News / Africa

Credible Zimbabwe Elections Could Mean End of US Sanctions

Zimbabwe President Robert Mugabe (4th R) and Grace Mugabe (2nd R) on Mugabe's 89th birthday, February 20, 2013.
Zimbabwe President Robert Mugabe (4th R) and Grace Mugabe (2nd R) on Mugabe's 89th birthday, February 20, 2013.
TEXT SIZE - +
— The U.S. government has called on the government of Zimbabwe to ensure that uniformed police forces act professionally as the African country prepares to hold elections.  Visiting U.S. officials say credible elections could result in Washington lifting economic sanctions on the African nation’s leadership.

U.S. Deputy Assistant Secretary of State in the Bureau of African Affairs, Reuben Brigety, told journalists in Harare on Friday that Zimbabwe's government has improved the lives of its citizens over the past four years.  He said continued progress could mean the lifting of U.S. economic sanctions against the country's leaders.

However another visitor, Deputy Assistnat Secretary of State for Human Rights and Development, Karen Hanrahan, said the Obama administration was worried about some recent actions which might reverse all the gains which have been made in Zimbabwe.

“The United States is concerned by emerging trends that put the progress Zimbabwe has made at risk," said Hanrahan. "As we get closer to elections, some are attempting to push the country back into the vicious cycle of intimidation, violence and instability.”

The visit by U.S. officials to Zimbabwe coincided with reports of police raiding civic organizations’ offices and confiscating materials that include radios meant to be distributed to people in rural areas.   

Hanrahan said the United States was aware of this reported intimidation by Zimbabwe's army and police.

“These patterns demonstrate clear efforts to manipulate the rule of law and the electoral playing field," she said. "If they continue, it will be difficult to consider the electoral environment conducive to a process consistent with SADC [Southern African Development Community] election standards  that yields a clear and legitimate winner.  The United States looks to Zimbabwe’s leaders to rectify these trends and to allow the people the opportunity to exercise their rights to self-determination and freedom from fear.”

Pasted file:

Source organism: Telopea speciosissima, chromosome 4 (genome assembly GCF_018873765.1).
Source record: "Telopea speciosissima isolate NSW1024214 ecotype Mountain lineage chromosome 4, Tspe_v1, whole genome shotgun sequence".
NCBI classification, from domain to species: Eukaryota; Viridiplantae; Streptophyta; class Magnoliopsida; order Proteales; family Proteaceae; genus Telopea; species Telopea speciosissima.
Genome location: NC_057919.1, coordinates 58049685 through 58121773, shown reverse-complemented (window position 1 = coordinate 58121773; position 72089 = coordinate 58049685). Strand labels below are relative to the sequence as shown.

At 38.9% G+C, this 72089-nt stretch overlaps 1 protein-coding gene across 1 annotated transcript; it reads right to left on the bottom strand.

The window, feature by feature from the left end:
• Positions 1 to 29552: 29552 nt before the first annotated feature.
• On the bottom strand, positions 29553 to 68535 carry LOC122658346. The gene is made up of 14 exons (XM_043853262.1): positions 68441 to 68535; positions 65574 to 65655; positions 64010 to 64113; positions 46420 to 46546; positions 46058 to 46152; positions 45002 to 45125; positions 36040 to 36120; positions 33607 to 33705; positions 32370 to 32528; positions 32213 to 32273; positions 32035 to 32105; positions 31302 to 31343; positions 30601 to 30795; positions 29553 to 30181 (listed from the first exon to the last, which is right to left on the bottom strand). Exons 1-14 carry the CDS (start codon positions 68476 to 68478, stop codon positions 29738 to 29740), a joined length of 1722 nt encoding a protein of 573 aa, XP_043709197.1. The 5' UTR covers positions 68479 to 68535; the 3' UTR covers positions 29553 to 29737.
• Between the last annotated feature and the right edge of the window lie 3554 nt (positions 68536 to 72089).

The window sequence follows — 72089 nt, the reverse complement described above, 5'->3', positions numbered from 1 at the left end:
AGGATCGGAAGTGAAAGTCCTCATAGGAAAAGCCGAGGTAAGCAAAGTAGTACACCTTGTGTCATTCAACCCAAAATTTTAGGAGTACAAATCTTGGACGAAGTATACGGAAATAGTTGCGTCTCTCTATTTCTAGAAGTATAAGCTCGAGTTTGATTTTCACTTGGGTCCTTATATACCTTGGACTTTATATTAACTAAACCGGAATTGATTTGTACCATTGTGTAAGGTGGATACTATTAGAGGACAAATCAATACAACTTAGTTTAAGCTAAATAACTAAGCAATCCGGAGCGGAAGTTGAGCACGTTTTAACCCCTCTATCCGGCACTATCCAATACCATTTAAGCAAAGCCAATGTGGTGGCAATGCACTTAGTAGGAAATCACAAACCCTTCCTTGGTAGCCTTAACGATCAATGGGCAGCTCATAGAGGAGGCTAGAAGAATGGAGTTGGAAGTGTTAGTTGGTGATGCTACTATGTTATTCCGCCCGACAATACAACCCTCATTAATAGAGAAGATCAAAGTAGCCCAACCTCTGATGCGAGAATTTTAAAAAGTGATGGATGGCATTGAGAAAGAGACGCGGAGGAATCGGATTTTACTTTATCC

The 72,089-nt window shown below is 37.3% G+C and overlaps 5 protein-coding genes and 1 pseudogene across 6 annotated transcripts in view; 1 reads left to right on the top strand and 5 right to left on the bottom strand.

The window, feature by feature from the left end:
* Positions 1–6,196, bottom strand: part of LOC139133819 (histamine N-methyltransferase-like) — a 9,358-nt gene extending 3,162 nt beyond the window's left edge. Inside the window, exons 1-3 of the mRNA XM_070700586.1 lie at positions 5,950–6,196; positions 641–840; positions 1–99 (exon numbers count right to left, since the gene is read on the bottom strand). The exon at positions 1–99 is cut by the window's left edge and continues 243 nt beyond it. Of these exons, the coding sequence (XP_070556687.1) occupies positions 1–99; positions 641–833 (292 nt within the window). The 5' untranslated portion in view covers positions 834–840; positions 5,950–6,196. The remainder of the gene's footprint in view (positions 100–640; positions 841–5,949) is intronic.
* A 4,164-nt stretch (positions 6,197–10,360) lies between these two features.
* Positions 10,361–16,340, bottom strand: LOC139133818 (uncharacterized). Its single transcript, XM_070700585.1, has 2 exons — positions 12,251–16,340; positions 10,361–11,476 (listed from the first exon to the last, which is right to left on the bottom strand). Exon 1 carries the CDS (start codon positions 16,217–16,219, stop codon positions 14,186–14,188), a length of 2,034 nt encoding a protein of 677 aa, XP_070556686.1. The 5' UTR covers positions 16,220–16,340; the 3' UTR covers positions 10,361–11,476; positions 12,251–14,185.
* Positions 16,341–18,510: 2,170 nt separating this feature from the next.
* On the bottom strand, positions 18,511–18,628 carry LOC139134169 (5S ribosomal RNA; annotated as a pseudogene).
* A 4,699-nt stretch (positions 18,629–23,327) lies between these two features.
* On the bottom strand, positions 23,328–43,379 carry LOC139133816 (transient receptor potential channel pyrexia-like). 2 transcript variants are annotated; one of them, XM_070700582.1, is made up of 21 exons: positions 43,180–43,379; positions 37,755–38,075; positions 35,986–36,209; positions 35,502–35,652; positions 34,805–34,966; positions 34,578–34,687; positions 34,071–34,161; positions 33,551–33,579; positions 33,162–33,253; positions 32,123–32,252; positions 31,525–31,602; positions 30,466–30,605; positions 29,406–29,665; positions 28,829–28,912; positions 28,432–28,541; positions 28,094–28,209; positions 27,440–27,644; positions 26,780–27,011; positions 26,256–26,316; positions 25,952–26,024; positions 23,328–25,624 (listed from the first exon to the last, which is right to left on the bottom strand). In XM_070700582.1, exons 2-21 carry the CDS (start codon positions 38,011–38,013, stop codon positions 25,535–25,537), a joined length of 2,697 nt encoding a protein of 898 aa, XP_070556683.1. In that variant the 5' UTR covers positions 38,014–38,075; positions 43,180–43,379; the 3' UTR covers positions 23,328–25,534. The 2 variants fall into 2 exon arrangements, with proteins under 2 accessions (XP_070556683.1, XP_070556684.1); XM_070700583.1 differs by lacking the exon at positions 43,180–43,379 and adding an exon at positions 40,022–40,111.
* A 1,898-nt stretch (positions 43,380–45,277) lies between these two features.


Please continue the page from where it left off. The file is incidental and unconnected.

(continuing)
Zimbabwe is expected to hold elections in mid-2013, assuming voters approve a a proposed new constitution in a March 16 referendum. The elections will end the current power-sharing government of President Robert Mugabe and Prime Minister Morgan Tsvangirai formed in 2009, after disputed and violent elections the previous year.

Asked when Washington would lift sanctions on Mugabe and some ZANU-PF party officials, Brigety outlined what must be achieved before that happens.

"The United States is prepared to meet action for action as a result of positive developments here on the ground," said Brigety. "The nature of our sanctions policy are unlikely to be changed unless and until three of those benchmarks have been met positively.  First; a peaceful referendum, secondly the series of steps between the referendum and the election and finally what we hope will be a credible and non-violent election."

The United States and many other Western countries slapped Mugabe and some of his political allies with travel bans and banking freezes beginning in 2002, after reports of human rights abuses and the rigging of that year's election.

The European Union lifted some of those sanctions this week, and said it would review the rest if there are credible elections this year.

You May Like

Multimedia Relatives of South Korean Ferry Victims Fire at Authorities

36 people are confirmed dead, but some 270 remain trapped on board More

War Legacy Haunts Vietnam, US Relations

$84 million project aims to clean up soil contaminated by Agent Orange More

Wikipedia Proves Useful for Tracking Flu

Technique gave better results than Center for Disease Control (CDC) and Google’s Flu Trends More

This forum has been closed.
Comments